Zondo vs Ngcobo – the strange tale of two Presidential corruption reports #Spygate

WITHIN the space of months, South Africa has seen two separate reports implicating the Presidency in alleged corrupt activities. The first report was that of the Zondo Commission into Allegations of State Capture, whose first volume was handed over on 4 January, followed by the the second, third and fourth volumes handed over on 1 February 2022, 1 March 2022 and 29 April 2022 respectively, to Director-General in The Presidency, Ms Phindile Baleni.

This was followed by volumes 5 & 6 including an ‘amended version of the Zondo Report which incorporated corrections made by Chief Justice Raymond Zondo, who chaired the Commission. The October release followed the granting of permission by the Pretoria High Court on the 4th of October 2022, to allow Chief Justice Zondo to ‘make corrections to the final volume of the report’ which was submitted to the Presidency in June 2022.

Next up on 1 December 2022, the Ngcobo Report, emanating from a Section 89 panel chaired by Justice Sandile Ngcobo appeared. This secondary report detailed the strange events at Phala Phala, a game ranch associated with current President Ramaphosa.

Where the far larger Zondo Report comprising 5500 pages focused on corruption allegations implicating former President Jacob Zuma and his compound Nkandla, alongside the siphoning of millions of Rands into various accounts associated with what appears to be an elaborate, and treasonous attempt to create a corrupt parallel ‘state within a state’, the rather thin 82 page Ngcobo Report appears to be very tame in comparison.

The single volume Ngcobo Report found that President Cyril Ramaphosa may have contravened various sections of the Constitution, ‘acting in a manner that was inconsistent with his office’ and thus acts which may be considered impeachable offences. As Ngcobo put it, the president ‘had a case to answer to’ for events surrounding a 2020 burglary at his Phala Phala farm in Limpopo. Whether the result amounts to corruption in terms of the Prevention and Combating of Corrupt Activities Act of 2004 remains to be seen. It is clear at first glance, that the President himself, was not involved in the actual burglary, but possibly involved in money laundering, at very least they are contraventions of the regulations.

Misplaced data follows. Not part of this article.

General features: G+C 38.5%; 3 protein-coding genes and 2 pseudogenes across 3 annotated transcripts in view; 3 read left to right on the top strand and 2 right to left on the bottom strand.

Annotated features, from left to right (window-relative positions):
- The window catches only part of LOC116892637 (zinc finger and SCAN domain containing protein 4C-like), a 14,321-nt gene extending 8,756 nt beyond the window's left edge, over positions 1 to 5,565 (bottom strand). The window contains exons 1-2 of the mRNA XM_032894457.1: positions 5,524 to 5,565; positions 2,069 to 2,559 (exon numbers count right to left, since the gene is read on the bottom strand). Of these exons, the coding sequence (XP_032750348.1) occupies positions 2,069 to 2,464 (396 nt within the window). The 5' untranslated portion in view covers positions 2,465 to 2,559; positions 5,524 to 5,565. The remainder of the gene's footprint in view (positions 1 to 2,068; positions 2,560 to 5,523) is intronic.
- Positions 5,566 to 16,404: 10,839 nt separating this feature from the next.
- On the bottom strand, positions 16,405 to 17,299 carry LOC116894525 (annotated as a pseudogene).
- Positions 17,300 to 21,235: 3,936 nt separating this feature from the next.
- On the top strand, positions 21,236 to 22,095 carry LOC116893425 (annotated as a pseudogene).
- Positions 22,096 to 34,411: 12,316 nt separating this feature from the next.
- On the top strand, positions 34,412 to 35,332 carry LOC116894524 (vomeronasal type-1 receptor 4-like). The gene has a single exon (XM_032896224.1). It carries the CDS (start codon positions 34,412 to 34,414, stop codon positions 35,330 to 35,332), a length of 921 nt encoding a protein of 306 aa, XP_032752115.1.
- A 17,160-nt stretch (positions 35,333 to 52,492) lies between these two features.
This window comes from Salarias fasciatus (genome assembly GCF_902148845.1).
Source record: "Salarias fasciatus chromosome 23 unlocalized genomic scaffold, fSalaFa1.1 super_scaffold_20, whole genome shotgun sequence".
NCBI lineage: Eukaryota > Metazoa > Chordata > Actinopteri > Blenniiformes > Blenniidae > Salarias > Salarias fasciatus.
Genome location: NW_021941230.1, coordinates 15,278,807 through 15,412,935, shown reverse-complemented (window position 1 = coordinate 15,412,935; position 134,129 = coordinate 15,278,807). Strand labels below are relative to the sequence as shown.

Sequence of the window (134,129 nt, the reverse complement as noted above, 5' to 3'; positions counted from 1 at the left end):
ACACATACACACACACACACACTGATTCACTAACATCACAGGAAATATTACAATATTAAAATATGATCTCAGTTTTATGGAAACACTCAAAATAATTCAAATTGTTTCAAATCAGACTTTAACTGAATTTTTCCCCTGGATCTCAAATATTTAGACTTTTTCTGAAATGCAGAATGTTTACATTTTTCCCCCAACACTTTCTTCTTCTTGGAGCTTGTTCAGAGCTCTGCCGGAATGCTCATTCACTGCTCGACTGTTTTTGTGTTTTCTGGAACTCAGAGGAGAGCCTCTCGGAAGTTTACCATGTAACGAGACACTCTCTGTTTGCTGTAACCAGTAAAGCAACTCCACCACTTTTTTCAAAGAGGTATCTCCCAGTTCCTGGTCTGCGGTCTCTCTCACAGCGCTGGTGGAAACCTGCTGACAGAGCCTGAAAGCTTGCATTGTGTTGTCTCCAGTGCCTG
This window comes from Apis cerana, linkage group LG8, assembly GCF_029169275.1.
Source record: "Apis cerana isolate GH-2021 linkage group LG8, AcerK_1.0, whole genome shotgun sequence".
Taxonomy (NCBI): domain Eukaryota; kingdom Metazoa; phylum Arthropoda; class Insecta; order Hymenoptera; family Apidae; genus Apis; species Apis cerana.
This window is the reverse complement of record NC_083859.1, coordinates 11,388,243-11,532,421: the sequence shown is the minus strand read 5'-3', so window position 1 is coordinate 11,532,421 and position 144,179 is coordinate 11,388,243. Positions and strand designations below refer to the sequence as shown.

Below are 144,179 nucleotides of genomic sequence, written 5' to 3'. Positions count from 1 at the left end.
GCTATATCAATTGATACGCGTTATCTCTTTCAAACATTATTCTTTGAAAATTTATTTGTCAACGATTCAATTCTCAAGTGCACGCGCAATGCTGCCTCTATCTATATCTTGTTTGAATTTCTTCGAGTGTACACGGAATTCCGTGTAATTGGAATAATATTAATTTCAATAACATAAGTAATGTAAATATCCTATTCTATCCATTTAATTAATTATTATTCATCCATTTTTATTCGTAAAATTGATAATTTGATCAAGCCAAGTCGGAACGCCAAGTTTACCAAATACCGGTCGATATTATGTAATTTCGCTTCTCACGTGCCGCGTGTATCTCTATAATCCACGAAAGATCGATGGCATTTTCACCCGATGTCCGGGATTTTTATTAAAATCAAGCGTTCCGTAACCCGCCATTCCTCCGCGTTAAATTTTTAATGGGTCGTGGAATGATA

The report itself however, is more an indictment of the executive than the President alone: “Given the high rank in the police hierarchy that these senior police office hold, we can assume they knew that theft which involves such huge amount had to be reported to the police official in the Directorate for Priority Crime Investigation. Why they did they not do so? We do not have an explanation for failure to report the offence under Section 34(1).

Rogue Spy Boss

It is of grave concern that former Zuma spy-boss Arthur Fraser, whose name appears no less than 48 times in the document and who is a man also at the centre of the Zondo findings appears to be the sole source of much of the hearsay evidence referred to in the Ngcobo Report. As the Rand tanked, instead of resigning President Ramaphosa now appears to have taken the report on judicial review, while the US Chamber of Commerce issued dire warnings concerning the country’s future economic stability.

It should be remembered that it was the minority opposition party Cope which first laid criminal charges against Fraser citing allegations contained in the final section of the Zondo Commission’s report. He appears implicated in allegations on the mishandling and distribution of large amounts of money from the SSA. This fact alone would tend to disqualify him from presenting evidence in what seems like a smear campaign.